A week on from the San Bernadino shootings, I want to touch on the frequency of mass shootings in the United States. This chart from the Washington Post’s blog Wonkblog looks at when mass shootings occurred in the States. And as of 2 December, 355 shootings in 336 days. That’s more than one mass shooting per day. Clearly the only logical solution is to give Americans more guns.
The civil war in Syria rages on. The following graphic from the New York Times accompanies the article and uses a calendar-style timeline to look at the mounting death toll. The visualisation type appears more and more often for time-based data sets shaped around days; we all (usually) understand how calendars work and are shaped.
In this particular case, specific key dates and images are brought out of the timeline and featured on the left. These provide an additional context to the human side of the story that may otherwise be left in the dates and deaths on the right.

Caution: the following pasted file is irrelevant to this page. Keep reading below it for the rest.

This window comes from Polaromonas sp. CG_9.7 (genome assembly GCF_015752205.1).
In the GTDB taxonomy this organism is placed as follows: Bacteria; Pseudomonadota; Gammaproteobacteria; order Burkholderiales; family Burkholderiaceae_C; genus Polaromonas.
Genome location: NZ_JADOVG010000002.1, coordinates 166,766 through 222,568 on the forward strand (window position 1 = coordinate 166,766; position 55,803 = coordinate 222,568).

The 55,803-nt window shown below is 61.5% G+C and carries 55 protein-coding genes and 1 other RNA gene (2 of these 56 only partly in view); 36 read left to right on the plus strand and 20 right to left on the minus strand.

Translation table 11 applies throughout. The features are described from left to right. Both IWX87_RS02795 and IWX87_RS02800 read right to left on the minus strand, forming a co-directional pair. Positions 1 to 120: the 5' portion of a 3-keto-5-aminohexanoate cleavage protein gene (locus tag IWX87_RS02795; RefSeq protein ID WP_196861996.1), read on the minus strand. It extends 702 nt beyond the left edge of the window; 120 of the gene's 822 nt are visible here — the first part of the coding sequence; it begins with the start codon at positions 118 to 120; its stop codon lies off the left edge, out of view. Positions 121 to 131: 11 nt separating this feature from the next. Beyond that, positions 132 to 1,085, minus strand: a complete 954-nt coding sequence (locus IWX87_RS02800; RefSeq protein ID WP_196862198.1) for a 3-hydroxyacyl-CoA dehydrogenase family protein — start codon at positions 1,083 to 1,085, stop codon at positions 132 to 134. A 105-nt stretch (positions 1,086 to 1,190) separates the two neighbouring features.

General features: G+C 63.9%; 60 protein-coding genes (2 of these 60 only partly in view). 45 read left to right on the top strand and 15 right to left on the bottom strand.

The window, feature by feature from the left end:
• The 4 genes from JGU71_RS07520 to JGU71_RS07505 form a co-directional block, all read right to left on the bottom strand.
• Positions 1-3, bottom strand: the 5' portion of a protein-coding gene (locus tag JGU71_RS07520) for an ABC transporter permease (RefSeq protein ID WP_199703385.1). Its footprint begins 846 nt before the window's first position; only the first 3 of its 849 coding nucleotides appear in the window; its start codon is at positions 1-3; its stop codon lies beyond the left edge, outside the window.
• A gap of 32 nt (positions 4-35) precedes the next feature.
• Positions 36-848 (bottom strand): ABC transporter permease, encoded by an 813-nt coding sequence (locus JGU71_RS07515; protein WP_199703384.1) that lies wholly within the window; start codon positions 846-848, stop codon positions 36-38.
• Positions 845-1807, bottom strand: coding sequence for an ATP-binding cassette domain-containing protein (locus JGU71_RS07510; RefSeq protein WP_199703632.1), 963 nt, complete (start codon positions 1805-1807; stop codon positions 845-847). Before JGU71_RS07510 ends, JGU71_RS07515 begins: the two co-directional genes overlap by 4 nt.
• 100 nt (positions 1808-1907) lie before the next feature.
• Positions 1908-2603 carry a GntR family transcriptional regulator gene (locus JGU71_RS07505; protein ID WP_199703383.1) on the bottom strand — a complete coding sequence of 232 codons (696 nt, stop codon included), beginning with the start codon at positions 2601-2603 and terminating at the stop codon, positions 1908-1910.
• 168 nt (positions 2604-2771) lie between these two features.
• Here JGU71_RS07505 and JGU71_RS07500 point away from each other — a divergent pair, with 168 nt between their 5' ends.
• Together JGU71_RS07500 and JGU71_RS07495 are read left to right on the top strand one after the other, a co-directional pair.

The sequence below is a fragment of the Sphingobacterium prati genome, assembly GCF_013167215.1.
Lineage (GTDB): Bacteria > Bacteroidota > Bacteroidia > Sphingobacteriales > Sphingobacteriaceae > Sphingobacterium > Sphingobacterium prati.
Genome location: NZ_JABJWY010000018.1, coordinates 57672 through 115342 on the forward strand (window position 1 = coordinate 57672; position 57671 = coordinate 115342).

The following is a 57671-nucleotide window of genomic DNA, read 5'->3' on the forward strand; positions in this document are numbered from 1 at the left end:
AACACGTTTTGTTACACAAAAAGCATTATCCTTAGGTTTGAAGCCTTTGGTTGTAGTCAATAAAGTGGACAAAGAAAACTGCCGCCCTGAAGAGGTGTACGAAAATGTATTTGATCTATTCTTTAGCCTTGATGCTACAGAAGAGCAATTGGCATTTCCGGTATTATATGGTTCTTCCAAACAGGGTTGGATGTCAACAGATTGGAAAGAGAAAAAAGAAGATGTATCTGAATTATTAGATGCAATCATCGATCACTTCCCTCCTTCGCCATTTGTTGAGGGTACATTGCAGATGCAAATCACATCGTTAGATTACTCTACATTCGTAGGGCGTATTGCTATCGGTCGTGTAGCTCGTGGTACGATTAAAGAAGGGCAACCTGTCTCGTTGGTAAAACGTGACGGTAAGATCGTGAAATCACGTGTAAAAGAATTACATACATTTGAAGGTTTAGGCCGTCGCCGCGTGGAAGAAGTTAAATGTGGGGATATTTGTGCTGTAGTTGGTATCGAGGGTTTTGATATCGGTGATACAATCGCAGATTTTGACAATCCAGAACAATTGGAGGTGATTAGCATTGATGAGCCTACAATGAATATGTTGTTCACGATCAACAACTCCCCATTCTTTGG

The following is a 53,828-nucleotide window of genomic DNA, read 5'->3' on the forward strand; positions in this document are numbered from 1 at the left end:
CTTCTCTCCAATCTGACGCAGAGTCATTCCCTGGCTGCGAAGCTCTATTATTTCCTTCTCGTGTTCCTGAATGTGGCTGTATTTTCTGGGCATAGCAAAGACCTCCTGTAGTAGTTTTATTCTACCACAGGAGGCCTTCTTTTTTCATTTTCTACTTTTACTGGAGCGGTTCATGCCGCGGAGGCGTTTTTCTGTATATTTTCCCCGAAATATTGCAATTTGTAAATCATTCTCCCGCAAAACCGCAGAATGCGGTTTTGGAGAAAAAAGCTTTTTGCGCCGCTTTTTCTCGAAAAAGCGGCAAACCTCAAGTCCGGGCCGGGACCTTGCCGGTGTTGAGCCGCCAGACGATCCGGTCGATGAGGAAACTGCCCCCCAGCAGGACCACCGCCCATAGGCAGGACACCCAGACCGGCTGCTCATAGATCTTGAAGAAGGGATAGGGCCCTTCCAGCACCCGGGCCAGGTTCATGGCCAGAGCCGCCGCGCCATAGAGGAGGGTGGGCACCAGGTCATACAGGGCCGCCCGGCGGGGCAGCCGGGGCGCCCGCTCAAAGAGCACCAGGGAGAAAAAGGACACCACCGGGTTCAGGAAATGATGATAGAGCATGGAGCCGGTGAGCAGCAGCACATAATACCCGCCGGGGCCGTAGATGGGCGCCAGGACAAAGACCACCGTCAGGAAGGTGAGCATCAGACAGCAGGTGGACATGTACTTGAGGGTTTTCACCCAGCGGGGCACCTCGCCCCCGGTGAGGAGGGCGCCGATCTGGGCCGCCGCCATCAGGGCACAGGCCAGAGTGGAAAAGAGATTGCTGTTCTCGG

A problem with such a design is the length of the year, which might preclude users of small screens from being able to see the entire year in one screen-height. I am left to wonder about whether the user can make an adjustment to a horizontally-scrolling calendar and if in the future such arrangements may better take advantage of widescreen monitors.